Thursday, July 7, 2016

Review: SOUTH OF NOWHERE by Minerva Koenig

I reviewed South of Nowhere (Minotaur Books) by Minerva Koenig for Lone Star Literary Life! This is the second in a mystery series and it's an elegantly trippy package. From the review:

SPOILER ALERT: This is the second in a series. Proceed at your own risk. 
Julia Kalas begins refurbishing an old farmhouse when she finds a dead body under the floorboards. That might be simply inconvenient for most people, but Julia is a recovering former criminal, a target of the Aryan Brotherhood, and was recently kicked out of Witness Protection (see the first book in this series, Nine Days.) So when a PI acquaintance asks for Julia’s help on a missing-person case that would necessitate a trip to the border, she figures it’s a good time to get out of town for a while. 
John and Julia hit Ojinaga (across the Mexican border from Presidio, Texas) looking for the missing woman. There is no shortage of suspects: The cartels are legion and omnipresent, three hundred women have been disappeared in and around Juarez, and there’s a hinky plastic surgeon in the mix. Julia and John find their quarry, but nothing is as it seems. After a near-fatal attack leaves John permanently disabled, it’s up to Julia, with the help of her erstwhile man-friend Hector, to make things right.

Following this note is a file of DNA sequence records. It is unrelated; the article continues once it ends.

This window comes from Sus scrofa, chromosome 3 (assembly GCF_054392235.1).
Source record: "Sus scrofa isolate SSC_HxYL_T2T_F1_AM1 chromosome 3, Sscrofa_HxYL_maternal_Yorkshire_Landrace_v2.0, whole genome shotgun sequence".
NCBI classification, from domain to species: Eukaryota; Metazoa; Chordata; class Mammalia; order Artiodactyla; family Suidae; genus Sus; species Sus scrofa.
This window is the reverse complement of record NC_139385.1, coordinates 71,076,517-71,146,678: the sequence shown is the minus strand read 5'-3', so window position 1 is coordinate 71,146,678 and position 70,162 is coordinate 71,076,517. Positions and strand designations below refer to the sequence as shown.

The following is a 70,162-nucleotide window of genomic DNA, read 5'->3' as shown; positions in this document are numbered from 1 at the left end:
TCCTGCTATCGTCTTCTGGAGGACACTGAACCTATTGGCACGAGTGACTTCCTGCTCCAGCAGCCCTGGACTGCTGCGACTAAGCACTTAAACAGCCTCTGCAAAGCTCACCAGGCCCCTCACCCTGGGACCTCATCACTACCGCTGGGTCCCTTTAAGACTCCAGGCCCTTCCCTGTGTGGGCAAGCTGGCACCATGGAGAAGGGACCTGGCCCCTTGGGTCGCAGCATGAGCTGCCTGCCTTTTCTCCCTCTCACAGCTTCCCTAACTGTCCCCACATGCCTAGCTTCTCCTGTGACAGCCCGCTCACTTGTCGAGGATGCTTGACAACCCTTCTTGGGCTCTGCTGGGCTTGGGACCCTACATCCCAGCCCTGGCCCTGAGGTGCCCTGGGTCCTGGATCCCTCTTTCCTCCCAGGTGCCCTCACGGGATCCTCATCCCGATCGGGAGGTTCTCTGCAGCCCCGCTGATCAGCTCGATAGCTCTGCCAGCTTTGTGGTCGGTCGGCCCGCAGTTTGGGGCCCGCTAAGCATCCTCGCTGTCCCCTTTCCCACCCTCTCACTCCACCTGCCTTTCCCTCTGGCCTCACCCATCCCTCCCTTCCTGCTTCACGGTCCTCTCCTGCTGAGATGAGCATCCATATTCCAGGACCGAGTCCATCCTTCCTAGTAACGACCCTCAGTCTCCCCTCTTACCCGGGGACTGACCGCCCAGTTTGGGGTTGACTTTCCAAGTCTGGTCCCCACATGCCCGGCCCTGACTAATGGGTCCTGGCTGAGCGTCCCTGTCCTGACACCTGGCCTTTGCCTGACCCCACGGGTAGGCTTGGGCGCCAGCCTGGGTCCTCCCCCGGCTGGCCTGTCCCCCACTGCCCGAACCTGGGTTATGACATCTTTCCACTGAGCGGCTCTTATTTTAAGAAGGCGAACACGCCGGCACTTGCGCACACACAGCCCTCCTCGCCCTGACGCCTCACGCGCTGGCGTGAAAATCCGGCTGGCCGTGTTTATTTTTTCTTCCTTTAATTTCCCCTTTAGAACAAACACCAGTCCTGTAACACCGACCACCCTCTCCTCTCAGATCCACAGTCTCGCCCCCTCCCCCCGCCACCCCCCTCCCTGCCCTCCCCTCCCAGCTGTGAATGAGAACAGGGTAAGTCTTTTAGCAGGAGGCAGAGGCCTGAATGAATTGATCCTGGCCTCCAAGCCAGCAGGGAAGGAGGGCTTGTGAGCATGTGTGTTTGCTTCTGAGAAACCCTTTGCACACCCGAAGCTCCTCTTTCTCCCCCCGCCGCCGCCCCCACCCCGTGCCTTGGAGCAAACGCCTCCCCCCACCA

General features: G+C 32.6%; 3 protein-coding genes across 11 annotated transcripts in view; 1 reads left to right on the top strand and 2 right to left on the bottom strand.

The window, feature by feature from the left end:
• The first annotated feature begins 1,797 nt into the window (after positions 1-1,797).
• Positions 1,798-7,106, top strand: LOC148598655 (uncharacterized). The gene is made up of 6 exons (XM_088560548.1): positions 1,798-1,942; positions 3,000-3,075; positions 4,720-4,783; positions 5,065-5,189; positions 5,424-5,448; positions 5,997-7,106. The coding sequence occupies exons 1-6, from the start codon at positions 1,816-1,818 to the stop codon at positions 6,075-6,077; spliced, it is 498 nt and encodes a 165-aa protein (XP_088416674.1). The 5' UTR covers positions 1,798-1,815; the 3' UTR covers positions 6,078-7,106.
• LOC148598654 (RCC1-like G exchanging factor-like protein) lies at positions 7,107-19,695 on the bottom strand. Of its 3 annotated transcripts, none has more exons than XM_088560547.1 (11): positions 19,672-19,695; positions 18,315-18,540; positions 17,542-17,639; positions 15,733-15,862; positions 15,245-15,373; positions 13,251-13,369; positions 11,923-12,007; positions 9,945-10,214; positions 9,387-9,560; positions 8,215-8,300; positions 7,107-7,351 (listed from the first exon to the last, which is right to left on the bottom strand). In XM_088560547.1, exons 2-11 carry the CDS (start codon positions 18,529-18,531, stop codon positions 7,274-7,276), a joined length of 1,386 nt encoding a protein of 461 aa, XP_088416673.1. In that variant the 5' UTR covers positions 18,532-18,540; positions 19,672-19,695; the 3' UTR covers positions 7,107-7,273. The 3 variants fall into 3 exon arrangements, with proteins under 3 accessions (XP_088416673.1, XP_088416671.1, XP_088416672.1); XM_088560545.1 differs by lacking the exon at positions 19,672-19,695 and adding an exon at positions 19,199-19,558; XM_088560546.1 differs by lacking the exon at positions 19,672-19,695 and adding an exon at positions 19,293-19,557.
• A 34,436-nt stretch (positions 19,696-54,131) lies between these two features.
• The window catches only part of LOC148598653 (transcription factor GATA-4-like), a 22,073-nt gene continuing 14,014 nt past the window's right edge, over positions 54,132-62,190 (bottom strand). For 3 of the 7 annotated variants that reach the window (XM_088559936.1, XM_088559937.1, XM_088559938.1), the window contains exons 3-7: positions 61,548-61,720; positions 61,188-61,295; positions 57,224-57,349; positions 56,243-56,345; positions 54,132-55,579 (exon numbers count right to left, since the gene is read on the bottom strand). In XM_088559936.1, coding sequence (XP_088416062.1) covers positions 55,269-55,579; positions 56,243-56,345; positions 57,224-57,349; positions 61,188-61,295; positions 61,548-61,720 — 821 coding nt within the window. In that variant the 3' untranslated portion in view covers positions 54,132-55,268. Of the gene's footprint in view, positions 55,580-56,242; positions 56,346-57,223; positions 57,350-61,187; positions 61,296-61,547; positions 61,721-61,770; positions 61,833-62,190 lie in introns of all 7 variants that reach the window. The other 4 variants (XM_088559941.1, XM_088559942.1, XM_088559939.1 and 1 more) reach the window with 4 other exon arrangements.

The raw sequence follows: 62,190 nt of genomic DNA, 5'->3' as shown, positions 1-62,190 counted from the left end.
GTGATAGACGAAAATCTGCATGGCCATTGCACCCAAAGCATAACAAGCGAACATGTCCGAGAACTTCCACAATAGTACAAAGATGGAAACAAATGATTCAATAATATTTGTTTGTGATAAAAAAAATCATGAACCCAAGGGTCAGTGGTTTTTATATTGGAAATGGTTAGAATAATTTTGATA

Minerva Koenig’s South of Nowhere is a thoroughly entertaining mystery in the timeless tradition of the classic hard-boiled detective genre. Think Raymond Chandler and Dashiell Hammett, starring a likeable if unconventional antiheroine. Now set the whole shebang in West Texas where the air is “dry as a saltine cracker.” It’s quite a combination.
Click here to read the entire review.

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